My sister and I used to have dance contests in our bedroom. When she would dance, I would judge. When I would dance, she would judge. Contrary to how this might sound, there was something eerily objective in this exercise. We were dedicated to the task at hand. When we were dancing we were the embodiment of the music blaring out of the boom box. When we were judging we were (albeit 10/12 year old) judges: sedentary, stodgy, critical, often hammer wielding, judgely judges. Competing with one another was not the concern. It was one little body against the scorecard. (She may disagree.)
I’ve remained judgmental. But dancing does not come so easily.
That’s why, of all the things that Walkmans, and then iPods brought to the world, this has got to be the finest contribution: I can bob up and down, in tight pants, weave through families, formal and informal meetings, picnics, play dates, flocks of birds and business men, cars, buses, bikes, bad boys and girls, in the rain, smiling and sweaty and not feel like a fool. Easter, I ran around Lake Merritt to the Rhythm of the Saints—which I used to dance to in my bedroom as a kid, 20 years ago. Time moves forward. Feet move forward. The mind moves forward and backward like the lake, pretending to be still. Running is my way of secretly dancing in public.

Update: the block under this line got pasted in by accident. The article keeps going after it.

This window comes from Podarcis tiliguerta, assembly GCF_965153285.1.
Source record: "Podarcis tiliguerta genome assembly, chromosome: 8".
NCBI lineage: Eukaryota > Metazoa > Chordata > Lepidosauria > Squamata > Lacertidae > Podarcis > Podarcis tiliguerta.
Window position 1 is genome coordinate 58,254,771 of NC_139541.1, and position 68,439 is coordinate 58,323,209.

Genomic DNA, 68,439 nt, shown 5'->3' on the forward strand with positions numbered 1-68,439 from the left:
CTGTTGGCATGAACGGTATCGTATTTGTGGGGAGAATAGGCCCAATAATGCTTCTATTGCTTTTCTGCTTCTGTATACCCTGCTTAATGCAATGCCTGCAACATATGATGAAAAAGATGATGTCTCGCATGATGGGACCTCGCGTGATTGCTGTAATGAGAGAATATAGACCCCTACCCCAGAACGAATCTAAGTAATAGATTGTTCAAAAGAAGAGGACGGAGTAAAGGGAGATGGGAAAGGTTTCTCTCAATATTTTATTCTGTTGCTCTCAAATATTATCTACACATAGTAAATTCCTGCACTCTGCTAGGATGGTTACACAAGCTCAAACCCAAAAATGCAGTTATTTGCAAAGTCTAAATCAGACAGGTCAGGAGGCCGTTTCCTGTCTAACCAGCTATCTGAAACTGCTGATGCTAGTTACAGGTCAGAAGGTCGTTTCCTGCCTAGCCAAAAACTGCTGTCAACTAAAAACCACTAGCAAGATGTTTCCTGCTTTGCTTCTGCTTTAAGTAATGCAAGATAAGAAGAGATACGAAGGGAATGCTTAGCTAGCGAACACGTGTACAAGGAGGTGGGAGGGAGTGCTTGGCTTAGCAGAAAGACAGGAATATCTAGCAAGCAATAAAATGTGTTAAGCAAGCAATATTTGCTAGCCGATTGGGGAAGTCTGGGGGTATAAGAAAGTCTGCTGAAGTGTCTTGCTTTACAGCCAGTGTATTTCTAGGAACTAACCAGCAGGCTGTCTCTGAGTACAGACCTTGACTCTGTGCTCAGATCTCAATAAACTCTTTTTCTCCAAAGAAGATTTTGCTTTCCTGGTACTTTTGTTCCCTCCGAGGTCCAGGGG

As soon as I’m out the door, all’s well. I’ve learned to delight in tempo changes. If the first song is brisk, I walk halftime, to warm up. If I’m mid-lake and Bonnie Prince Billy shows up, I prance along, a taunting double time. I used to skip songs that didn’t match my heart rate, now I delight in making them work. And this is ALL I NEED. Beats and endorphins. It’s been 20 minutes and I’ve gone from running from my life, to running for my life, to a life of dancing secretly through the city. My mind, a steely-still lake top.
This particular morning my iPod was out of juice, so I actually found a CD Walkman in an old bag hanging on the closet door knob. Rhythm of the Saints was in it already. And I grabbed a CD that I picked up at The Low Anthem show in SF last week from the first opening band, The Barr Brothers. So when the old Paul Simon CD started skipping, in one of my finest moves, I jogged in place popped it out, tore the plastic wrap off the new Barr Brother’s CD with my teeth, pulled the pink disc out of its sheath and put it in the player before it got hit with more than a couple stray raindrops, slipped ol’ Simon into the new CD case and back into my front hoody pocket all the while, in my heart and in my feet, dancing to the imprint of the memory of the rhythm of “She Moves On.” I keep moving. I hit PLAY. New music. New landscape. I run around this lake almost everyday, and suddenly, it’s new again.
As I round the final corner church bells chime right in time and key with the Wurlitzer solo in the last song “Let There Be Horses.” I have to snap one ear bud out to make sure they aren’t on the track. The synchronicity is breathtaking. I stop, in Easter Day awe. I had to. I had chased down the perfect moment, after all.
Then the scorecard flashes before me. ”That’s about an 8. For authenticity. But why’d you stop running?”
Feet move forward, bells swing forward and back, music moves up and down, hips swing side to side. ”Born at the right time.”